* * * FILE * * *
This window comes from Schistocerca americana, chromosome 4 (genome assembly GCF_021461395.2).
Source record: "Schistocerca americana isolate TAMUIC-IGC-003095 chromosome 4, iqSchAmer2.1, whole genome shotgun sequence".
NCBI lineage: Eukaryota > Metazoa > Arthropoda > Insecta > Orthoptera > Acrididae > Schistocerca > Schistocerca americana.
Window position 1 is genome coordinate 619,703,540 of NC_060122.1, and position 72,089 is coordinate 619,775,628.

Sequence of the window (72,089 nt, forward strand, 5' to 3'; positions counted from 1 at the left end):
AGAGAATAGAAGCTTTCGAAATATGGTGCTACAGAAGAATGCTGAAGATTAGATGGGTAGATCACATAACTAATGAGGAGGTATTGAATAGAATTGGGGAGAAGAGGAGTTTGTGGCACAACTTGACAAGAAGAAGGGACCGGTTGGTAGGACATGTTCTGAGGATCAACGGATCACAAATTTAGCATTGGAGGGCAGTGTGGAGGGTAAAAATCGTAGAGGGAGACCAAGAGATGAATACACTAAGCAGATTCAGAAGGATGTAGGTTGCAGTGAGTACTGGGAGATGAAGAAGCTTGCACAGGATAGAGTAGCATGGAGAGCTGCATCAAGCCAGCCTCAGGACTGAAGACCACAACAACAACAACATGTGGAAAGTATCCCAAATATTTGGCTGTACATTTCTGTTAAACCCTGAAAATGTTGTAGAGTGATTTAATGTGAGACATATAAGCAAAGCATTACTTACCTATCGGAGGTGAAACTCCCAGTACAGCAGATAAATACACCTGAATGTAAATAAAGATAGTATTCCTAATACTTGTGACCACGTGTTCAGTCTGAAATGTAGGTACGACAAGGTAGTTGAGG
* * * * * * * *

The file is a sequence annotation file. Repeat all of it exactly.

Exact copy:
This window comes from Schistocerca americana, chromosome 4 (genome assembly GCF_021461395.2).
Source record: "Schistocerca americana isolate TAMUIC-IGC-003095 chromosome 4, iqSchAmer2.1, whole genome shotgun sequence".
NCBI lineage: Eukaryota > Metazoa > Arthropoda > Insecta > Orthoptera > Acrididae > Schistocerca > Schistocerca americana.
Window position 1 is genome coordinate 619,703,540 of NC_060122.1, and position 72,089 is coordinate 619,775,628.

Sequence of the window (72,089 nt, forward strand, 5' to 3'; positions counted from 1 at the left end):
AGAGAATAGAAGCTTTCGAAATATGGTGCTACAGAAGAATGCTGAAGATTAGATGGGTAGATCACATAACTAATGAGGAGGTATTGAATAGAATTGGGGAGAAGAGGAGTTTGTGGCACAACTTGACAAGAAGAAGGGACCGGTTGGTAGGACATGTTCTGAGGATCAACGGATCACAAATTTAGCATTGGAGGGCAGTGTGGAGGGTAAAAATCGTAGAGGGAGACCAAGAGATGAATACACTAAGCAGATTCAGAAGGATGTAGGTTGCAGTGAGTACTGGGAGATGAAGAAGCTTGCACAGGATAGAGTAGCATGGAGAGCTGCATCAAGCCAGCCTCAGGACTGAAGACCACAACAACAACAACATGTGGAAAGTATCCCAAATATTTGGCTGTACATTTCTGTTAAACCCTGAAAATGTTGTAGAGTGATTTAATGTGAGACATATAAGCAAAGCATTACTTACCTATCGGAGGTGAAACTCCCAGTACAGCAGATAAATACACCTGAATGTAAATAAAGATAGTATTCCTAATACTTGTGACCACGTGTTCAGTCTGAAATGTAGGTACGACAAGGTAGTTGAGG